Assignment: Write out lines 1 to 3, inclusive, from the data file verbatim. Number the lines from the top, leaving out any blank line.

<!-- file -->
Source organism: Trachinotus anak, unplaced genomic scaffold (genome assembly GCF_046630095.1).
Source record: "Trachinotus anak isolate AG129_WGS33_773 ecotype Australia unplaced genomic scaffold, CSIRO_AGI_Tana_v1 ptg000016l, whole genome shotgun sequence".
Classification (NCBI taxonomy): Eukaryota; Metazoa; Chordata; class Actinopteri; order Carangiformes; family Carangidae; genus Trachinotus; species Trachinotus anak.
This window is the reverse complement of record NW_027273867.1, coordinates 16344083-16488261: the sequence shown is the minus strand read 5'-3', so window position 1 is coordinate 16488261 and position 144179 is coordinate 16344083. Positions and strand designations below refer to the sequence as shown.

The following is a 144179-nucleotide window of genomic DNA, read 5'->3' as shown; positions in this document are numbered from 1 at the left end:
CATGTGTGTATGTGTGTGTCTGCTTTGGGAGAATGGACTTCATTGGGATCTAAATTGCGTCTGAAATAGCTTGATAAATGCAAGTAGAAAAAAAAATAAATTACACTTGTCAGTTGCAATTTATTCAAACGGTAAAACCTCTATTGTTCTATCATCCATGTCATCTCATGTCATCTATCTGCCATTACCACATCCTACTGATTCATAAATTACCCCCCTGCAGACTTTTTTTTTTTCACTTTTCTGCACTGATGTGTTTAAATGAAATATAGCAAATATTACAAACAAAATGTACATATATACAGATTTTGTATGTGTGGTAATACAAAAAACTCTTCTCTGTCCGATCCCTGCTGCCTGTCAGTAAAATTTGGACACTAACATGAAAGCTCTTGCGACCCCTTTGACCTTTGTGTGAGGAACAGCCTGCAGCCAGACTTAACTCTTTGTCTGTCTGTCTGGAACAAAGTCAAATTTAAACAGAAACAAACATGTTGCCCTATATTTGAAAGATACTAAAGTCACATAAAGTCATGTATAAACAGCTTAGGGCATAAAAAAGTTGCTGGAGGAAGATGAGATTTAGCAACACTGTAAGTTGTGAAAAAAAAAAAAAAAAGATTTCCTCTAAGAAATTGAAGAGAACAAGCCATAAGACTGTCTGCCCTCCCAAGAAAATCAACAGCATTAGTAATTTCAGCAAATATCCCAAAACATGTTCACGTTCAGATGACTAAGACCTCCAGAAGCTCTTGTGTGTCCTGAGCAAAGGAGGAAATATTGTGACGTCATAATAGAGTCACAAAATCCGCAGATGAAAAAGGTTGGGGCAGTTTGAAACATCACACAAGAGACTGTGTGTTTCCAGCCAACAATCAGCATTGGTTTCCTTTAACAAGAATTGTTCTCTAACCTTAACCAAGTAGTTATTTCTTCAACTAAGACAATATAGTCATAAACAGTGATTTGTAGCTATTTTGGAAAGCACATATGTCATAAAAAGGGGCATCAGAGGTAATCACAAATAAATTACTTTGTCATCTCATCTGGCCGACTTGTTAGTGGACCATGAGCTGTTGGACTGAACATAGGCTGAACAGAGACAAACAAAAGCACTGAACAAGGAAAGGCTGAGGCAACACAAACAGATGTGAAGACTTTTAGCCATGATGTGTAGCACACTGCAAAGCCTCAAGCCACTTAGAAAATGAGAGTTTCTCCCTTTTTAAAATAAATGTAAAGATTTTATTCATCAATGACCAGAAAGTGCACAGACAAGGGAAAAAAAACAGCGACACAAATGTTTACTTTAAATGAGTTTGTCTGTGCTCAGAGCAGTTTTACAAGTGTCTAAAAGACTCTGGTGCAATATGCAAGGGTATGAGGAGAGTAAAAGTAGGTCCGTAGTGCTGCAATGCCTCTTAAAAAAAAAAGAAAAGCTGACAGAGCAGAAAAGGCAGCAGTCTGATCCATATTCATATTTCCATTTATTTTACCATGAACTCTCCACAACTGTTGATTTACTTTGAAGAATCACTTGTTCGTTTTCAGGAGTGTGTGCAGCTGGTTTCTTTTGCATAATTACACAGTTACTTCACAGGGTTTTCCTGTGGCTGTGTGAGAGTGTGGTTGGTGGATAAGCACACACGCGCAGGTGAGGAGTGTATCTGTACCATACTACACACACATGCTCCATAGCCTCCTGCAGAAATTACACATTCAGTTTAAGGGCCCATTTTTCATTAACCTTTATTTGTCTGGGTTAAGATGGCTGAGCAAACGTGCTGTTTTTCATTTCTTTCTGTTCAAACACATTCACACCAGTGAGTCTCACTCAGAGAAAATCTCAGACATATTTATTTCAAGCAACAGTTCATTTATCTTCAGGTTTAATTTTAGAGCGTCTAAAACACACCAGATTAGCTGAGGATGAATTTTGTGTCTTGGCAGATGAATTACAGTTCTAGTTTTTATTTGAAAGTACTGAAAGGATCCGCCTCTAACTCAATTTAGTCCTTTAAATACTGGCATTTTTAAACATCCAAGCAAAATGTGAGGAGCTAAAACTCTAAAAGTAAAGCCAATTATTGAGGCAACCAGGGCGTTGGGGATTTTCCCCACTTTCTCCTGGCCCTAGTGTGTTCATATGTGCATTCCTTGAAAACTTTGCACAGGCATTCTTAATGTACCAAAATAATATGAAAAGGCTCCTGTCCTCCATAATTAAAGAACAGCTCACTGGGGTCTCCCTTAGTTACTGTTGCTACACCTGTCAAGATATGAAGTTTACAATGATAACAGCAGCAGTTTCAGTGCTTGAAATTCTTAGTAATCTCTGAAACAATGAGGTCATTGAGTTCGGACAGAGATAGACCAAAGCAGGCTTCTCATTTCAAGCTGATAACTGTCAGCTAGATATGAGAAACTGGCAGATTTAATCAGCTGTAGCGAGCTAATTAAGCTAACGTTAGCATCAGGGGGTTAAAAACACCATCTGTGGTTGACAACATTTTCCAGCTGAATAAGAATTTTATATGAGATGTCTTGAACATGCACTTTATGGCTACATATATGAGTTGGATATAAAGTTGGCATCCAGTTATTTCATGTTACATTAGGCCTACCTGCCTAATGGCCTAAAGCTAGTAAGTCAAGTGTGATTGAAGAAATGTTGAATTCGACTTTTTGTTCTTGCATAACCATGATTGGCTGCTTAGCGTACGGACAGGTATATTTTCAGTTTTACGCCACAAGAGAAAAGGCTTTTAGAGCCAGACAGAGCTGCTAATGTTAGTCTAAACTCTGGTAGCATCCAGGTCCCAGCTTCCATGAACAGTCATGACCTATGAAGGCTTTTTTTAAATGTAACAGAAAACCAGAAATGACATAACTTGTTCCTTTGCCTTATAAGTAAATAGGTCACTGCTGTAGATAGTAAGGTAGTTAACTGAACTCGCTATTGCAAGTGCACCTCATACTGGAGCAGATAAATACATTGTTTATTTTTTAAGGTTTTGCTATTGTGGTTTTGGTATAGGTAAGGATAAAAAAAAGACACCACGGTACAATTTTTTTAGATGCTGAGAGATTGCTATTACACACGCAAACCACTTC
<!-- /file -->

Source organism: Trachinotus anak, unplaced genomic scaffold (genome assembly GCF_046630095.1).
Source record: "Trachinotus anak isolate AG129_WGS33_773 ecotype Australia unplaced genomic scaffold, CSIRO_AGI_Tana_v1 ptg000016l, whole genome shotgun sequence".
Classification (NCBI taxonomy): Eukaryota; Metazoa; Chordata; class Actinopteri; order Carangiformes; family Carangidae; genus Trachinotus; species Trachinotus anak.